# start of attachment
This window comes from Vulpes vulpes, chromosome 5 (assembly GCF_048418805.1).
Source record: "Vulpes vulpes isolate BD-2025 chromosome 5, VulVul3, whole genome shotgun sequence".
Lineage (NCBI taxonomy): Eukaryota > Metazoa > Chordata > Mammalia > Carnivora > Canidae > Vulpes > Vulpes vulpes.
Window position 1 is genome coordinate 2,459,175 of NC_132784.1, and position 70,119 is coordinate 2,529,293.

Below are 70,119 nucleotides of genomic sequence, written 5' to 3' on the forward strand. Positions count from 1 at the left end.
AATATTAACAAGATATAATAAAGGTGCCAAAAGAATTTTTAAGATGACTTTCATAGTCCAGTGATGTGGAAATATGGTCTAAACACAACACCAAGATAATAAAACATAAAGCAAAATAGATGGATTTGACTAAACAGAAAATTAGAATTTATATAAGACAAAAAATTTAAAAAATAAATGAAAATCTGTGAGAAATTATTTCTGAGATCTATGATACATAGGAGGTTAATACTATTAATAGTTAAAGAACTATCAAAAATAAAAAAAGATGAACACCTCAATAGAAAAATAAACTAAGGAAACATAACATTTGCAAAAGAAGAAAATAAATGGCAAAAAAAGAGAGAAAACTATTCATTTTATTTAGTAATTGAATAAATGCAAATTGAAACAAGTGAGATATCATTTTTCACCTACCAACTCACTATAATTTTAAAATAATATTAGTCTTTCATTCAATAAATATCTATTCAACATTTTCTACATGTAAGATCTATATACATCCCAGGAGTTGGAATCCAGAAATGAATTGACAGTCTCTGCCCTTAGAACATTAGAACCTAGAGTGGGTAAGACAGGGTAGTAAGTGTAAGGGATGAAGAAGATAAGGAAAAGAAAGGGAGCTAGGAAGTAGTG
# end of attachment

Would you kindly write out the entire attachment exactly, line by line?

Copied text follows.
This window comes from Vulpes vulpes, chromosome 5 (assembly GCF_048418805.1).
Source record: "Vulpes vulpes isolate BD-2025 chromosome 5, VulVul3, whole genome shotgun sequence".
Lineage (NCBI taxonomy): Eukaryota > Metazoa > Chordata > Mammalia > Carnivora > Canidae > Vulpes > Vulpes vulpes.
Window position 1 is genome coordinate 2,459,175 of NC_132784.1, and position 70,119 is coordinate 2,529,293.

Below are 70,119 nucleotides of genomic sequence, written 5' to 3' on the forward strand. Positions count from 1 at the left end.
AATATTAACAAGATATAATAAAGGTGCCAAAAGAATTTTTAAGATGACTTTCATAGTCCAGTGATGTGGAAATATGGTCTAAACACAACACCAAGATAATAAAACATAAAGCAAAATAGATGGATTTGACTAAACAGAAAATTAGAATTTATATAAGACAAAAAATTTAAAAAATAAATGAAAATCTGTGAGAAATTATTTCTGAGATCTATGATACATAGGAGGTTAATACTATTAATAGTTAAAGAACTATCAAAAATAAAAAAAGATGAACACCTCAATAGAAAAATAAACTAAGGAAACATAACATTTGCAAAAGAAGAAAATAAATGGCAAAAAAAGAGAGAAAACTATTCATTTTATTTAGTAATTGAATAAATGCAAATTGAAACAAGTGAGATATCATTTTTCACCTACCAACTCACTATAATTTTAAAATAATATTAGTCTTTCATTCAATAAATATCTATTCAACATTTTCTACATGTAAGATCTATATACATCCCAGGAGTTGGAATCCAGAAATGAATTGACAGTCTCTGCCCTTAGAACATTAGAACCTAGAGTGGGTAAGACAGGGTAGTAAGTGTAAGGGATGAAGAAGATAAGGAAAAGAAAGGGAGCTAGGAAGTAGTG